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Shooters: Be sure to pick up your trash and don’t shoot signs and fences

With summer nearing, people are getting out and getting active. Things like hiking, biking and running are popular activities on public lands, but recently shooters have been getting some attention for leaving their mark.

Now there’s nothing illegal about shooting on public lands but there are some things you need to know to keep yourself and others safe.

“Disbursed shooting is acceptable and we do ask that people do it in an appropriate manner,” Lori Bell, a District Ranger for the U.S. Department of Agriculture, said.

“Making sure that there’s nobody else around, in the direction that they’re shooting” is one of the points Bell emphasized.

“Another thing is their targets. So when they come out to shoot, they should have a backstop, something that’s going to stop the bullet,” Bell said. “And they should have an appropriate target.”

It’s these things that make the nearby Lead Draw area so popular for shooters.

Less than 20 miles from Pocatello, the trailhead is decently secluded and pretty wide open. But recently, shooters have been making a big mess there.

“Just about three weeks ago, we hauled out seven pickup loads loaded with shooting debris and trash,” Bell said. “So it was targets and shells.”

The debris can be found all over the path since there are no designated shooting areas.

“They’re responsible for finding an area to shoot that is safe, so it’s a judgement call on their part. But that’s why we tell them you need to find a good place that has a good backstop,” she explained.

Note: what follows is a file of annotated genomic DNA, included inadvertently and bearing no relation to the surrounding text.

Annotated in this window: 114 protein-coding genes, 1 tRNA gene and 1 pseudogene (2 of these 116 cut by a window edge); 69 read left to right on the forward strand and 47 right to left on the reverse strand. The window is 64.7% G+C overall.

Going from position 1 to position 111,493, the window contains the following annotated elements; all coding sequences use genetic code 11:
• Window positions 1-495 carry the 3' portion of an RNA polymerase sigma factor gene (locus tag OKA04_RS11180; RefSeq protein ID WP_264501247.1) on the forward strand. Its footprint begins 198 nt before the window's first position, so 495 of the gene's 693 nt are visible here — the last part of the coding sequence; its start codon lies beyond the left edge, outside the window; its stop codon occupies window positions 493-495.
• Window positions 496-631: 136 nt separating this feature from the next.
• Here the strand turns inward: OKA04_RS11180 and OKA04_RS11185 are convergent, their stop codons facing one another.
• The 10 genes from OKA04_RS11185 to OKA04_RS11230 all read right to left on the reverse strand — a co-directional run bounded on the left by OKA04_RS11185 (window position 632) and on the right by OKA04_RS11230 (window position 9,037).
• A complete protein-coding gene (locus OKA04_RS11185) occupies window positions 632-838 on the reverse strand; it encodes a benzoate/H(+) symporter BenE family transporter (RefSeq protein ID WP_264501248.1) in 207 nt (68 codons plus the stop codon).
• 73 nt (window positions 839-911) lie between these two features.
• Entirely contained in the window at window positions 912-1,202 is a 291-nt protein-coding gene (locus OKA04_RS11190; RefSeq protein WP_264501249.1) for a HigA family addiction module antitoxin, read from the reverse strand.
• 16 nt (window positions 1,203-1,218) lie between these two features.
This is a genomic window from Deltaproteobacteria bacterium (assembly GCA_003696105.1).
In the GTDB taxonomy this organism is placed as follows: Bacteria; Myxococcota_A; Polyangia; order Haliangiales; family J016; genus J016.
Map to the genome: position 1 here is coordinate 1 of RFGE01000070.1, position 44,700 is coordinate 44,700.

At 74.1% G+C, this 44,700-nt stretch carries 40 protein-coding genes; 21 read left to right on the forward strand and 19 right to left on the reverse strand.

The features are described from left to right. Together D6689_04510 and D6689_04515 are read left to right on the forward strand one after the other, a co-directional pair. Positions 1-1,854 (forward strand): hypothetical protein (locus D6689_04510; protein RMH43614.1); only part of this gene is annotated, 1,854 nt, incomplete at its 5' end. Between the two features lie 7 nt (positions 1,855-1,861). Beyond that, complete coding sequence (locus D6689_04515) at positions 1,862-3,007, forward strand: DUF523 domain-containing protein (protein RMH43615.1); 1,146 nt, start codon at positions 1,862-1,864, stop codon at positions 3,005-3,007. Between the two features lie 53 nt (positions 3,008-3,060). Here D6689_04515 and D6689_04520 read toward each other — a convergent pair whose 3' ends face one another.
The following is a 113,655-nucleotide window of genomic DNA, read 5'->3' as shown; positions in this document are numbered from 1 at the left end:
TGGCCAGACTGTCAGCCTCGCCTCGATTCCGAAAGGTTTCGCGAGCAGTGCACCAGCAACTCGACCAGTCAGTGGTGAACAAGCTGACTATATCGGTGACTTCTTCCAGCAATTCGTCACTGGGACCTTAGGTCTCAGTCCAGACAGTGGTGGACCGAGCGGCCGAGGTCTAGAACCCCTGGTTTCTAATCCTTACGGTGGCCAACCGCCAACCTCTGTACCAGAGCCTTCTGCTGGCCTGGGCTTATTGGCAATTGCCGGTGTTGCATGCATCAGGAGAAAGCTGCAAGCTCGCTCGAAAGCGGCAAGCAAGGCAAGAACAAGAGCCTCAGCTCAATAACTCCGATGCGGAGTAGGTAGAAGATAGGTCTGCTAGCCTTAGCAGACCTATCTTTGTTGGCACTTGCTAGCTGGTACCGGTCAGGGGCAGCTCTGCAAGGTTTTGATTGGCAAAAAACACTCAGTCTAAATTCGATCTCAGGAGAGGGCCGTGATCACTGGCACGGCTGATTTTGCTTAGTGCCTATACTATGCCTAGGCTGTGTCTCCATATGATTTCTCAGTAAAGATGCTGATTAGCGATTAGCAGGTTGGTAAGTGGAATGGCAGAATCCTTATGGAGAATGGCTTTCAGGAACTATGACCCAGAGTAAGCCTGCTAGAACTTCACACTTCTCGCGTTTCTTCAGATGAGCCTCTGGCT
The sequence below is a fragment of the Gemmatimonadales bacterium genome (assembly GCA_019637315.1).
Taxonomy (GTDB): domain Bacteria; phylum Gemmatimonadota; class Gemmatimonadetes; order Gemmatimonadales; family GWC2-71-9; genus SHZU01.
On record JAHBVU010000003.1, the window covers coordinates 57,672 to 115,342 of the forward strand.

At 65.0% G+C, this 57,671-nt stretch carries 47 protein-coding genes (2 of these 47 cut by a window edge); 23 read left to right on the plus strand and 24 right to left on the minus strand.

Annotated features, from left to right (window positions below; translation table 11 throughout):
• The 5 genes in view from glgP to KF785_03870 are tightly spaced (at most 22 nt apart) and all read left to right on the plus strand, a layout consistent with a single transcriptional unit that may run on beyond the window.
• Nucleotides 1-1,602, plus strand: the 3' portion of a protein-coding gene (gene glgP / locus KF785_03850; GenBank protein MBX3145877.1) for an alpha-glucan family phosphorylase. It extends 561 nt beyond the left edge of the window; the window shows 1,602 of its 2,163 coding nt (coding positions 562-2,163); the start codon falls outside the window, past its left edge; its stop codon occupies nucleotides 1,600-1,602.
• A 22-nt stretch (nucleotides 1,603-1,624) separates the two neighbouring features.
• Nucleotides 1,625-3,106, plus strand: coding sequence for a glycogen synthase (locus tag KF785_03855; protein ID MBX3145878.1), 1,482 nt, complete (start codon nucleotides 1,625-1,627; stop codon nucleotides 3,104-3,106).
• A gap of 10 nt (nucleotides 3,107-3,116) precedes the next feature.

It’s the shooters responsibility to not only make sure the bullet stops, but also to be aware of things that may have entered their shooting area.

“They just need to know that sometimes the environment that they started in is changing, and there’s a hiker coming across a trail or there’s a cow that’s meandering into behind their target.”

There’s a distinct possibility of that happening in Lead Draw since the trail is a designated grazing area. Still, Bell said incidents of that sort are rare and that trash is the biggest problem.

“Shooting is a legitimate sporting activity on the National Forest System lands and as long as it’s done in a safe manner and the litter is picked up I think it can coexist with other uses,” Bell said.

Bell added that it’s also very important for shooters to bring their own targets since it is completely unacceptable for shooters to take aim at the Forest Service’s signs and fences.

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